Aussie swimmers make brutal mockery of American's cocky call

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Lilly King, pictured here with a silver medal at the Tokyo Olympics.
Australia's swimmers have made Lilly King eat her words. Image: Getty

Australia's swimmers have made Lilly King eat her words after the American boldly declared Team USA could win every individual women's gold medal at the Tokyo Olympics.

Australia and the United States entered the penultimate day of swimming competition in Tokyo tied with six gold medals each.

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Four of Australia's gold medals have come from individual women's races, with Ariarne Titmus winning two and Emma McKeon and Kaylee McKeown one apiece.

So much for America winning them all.

"I think the (US) women, if we have the meet we can have, can win every single individual gold,” King said before the Games.

“That would be pretty cool, right? 

"But really, just looking at it, I think that is a genuine possibility.”

Think again.

King wasn't able to live up to her words as she had to settle for silver in the 200m breaststroke final on Friday.

South Africa's Tatjana Schoenmaker broke the world record, becoming the first woman ever to go faster than 2 minutes and 19 seconds in the event.

King also took bronze in the 100m breaststroke earlier this week, although compatriot Lydia Jacoby did win gold.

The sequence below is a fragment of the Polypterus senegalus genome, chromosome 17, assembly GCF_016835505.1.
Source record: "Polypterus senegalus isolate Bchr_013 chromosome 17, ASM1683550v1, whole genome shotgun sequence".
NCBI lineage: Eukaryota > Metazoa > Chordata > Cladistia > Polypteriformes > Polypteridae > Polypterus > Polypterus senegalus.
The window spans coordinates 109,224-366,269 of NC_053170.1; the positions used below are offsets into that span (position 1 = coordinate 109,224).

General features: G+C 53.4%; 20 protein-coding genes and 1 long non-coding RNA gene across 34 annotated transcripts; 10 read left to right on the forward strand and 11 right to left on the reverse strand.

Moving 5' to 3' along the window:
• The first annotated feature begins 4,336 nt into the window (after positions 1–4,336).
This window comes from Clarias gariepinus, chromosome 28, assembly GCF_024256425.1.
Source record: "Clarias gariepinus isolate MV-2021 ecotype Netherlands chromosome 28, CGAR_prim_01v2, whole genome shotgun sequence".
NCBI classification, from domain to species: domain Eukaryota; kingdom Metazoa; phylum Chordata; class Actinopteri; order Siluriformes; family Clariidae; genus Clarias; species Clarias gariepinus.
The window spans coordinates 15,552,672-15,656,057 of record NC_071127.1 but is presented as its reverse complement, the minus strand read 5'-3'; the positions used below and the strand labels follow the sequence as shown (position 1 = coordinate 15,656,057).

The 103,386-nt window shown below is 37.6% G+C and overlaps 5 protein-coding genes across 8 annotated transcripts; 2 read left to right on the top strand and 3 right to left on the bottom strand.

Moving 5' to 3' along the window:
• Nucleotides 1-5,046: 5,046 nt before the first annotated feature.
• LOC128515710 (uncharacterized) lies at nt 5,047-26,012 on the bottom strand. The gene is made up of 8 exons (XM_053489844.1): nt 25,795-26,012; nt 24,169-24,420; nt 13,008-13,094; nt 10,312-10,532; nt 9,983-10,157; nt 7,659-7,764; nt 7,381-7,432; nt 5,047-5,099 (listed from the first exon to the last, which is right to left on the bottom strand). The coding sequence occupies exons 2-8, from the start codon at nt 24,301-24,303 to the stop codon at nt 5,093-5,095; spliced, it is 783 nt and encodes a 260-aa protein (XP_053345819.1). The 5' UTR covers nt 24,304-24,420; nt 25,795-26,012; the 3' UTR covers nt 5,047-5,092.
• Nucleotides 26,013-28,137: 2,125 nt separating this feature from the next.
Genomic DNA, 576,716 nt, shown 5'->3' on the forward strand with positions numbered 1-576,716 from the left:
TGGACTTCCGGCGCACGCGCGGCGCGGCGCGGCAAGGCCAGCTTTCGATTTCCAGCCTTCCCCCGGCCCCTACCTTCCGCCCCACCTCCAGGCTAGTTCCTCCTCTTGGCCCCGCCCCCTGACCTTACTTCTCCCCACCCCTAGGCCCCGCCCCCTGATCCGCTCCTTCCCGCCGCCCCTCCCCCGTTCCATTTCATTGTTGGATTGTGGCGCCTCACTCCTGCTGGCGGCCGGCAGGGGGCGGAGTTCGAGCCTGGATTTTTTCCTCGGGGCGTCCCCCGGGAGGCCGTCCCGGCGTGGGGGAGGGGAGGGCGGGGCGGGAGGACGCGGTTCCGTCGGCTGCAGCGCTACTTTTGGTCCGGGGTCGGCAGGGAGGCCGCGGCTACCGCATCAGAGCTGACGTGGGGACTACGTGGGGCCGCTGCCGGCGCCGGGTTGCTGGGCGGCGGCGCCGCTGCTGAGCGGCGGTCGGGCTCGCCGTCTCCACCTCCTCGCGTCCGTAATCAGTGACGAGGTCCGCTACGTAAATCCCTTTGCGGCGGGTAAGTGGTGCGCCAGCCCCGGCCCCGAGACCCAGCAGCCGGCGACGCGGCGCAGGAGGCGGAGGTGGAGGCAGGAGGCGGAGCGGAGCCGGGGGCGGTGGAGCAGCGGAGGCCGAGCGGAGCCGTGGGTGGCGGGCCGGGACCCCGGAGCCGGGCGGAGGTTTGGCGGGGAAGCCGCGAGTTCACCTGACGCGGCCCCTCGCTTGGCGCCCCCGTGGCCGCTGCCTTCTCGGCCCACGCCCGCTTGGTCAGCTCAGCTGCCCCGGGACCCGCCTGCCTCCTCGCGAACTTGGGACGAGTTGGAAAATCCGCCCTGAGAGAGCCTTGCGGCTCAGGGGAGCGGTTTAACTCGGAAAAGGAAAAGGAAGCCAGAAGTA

Emma McKeon, pictured here after winning gold medal in the 100m freestyle.
Emma McKeon celebrates with her gold medal in the 100m freestyle. (Photo by Jean Catuffe/Getty Images)

Lilly King slams 'bullsh*t' farce over minor medals

The American has since changed her tune after the bold pre-Games prediction, calling on fans to celebrate athletes winning minor medals.

The USA had won nine silver and nine bronze heading into Saturday's events, while Australia had two silver and six bronze.

“Excuse my French but the fact that we’re not celebrating silver and bronze is bullsh*t,” she said.

“You get to bring a medal home for your country and just because we compete for the United States and maybe we have extremely high standards for this sort of thing that doesn’t excuse the fact that we haven’t been celebrating silver and bronze as much as gold.

“I might be more happy with this medal than I’ve been with any of my previous medals including my two golds in Rio. 

"That’s simply just for the way that I’ve handled myself.”

Schoenmaker smashed the long-standing world record after touching in 2min 18.95sec to better the 2:19.11 set by Denmark's Rikke Moller Pedersen in 2013.

King went out fast and turned first at both the 50m and 100m mark before Schoenmaker made her move, reeling in the American to touch first.

It made her the first female South African to win an Olympic swimming gold since 1996, when Penny Heyns swept the women's 100 and 200 breaststroke.

with agencies

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